UI. Spartan UI, and not really Exposï¿½. There is only “show all programs.” The windows don’t animate, they are shrunk and the current desktop can be seen in the background. It does uses a translucent window, so you can see what is going on underneath, live. The program does not hook windows, so going into overview mode is slow: the programs are snapped and shown one by one (probably 10 when there are a lot of windows). There is not an option to allow a key to invoke the overview mode, you have to click the taskbar icon. There is no animation, and the algorithm to display all of the thumbnails is pretty basic: it divides the screen into n x n equal squares, and maps the thumbnails to that. Finally, there is no way to exit the program other than killing it in the Task Manager. But, hey, he gives you the source, so what the heck.
Compatibility. Handled Trillian and Stickies, although with many redraw issues. Worked with multiple desktops. Handled palettes with aplomb.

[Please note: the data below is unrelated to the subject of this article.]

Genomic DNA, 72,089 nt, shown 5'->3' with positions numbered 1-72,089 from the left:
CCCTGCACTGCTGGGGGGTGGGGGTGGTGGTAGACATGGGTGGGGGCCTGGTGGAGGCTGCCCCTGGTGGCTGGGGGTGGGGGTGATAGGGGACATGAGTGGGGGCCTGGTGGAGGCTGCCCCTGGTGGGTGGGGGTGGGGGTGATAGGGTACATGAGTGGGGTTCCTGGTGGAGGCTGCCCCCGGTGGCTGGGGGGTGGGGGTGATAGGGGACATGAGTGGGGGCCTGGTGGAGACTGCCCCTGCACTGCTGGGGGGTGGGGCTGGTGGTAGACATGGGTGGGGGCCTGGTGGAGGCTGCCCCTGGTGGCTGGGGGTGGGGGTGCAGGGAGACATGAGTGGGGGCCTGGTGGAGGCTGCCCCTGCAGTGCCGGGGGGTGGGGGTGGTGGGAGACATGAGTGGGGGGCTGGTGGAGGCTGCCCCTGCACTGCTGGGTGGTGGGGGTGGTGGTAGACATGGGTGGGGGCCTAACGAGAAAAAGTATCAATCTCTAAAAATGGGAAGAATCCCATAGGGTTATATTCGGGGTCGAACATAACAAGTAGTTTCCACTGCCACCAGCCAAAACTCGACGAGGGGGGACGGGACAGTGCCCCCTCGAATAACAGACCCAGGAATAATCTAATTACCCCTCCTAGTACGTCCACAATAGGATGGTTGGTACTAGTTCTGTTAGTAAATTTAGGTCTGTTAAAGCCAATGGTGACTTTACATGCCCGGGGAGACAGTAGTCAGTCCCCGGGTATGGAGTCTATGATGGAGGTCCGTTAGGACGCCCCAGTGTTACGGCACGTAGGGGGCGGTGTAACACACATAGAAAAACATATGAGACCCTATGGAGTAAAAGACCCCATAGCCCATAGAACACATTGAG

Bugs. Kept unmaximizing maximized windows. Also couldn’t seem to snapshot Firefox 0.8 correctly — so it always showed up as a black window.
Stress test. No problems.
None of these programs are really ready for prime time. WinPLOSION has the best UI and is probably the coolest to demo, but it as of yet too unstable for daily use. Windows Exposer needs to fix their bugs with floating windows and get rid of the annoying window flash — and, ideally, the requirement on .NET. iEx is temptingly close — if just a few bugs were fixed, it might actually be the preferable solution — it’s lightweight and performed decently. XPoser is just too slow bringing up the overview to be useable daily.
So, I’m keeping my eyes on WinPLOSION and iEX, with Windows Exposer being the long shot, and hoping that one or the other will soon pan out. In the meantime I’ll go down to the nearest Apple Store and lust over the Powerbooks again…
Configuration: Fujitsu Lifebook 5000P. Windows XP Professional, 1G
Centrino, 512M of memory, 60G 7200 RPM hard drive.
Stress test: 10 editor windows, 4 command consoles, 4 explorer windows, Photoshop, Windows Viewer.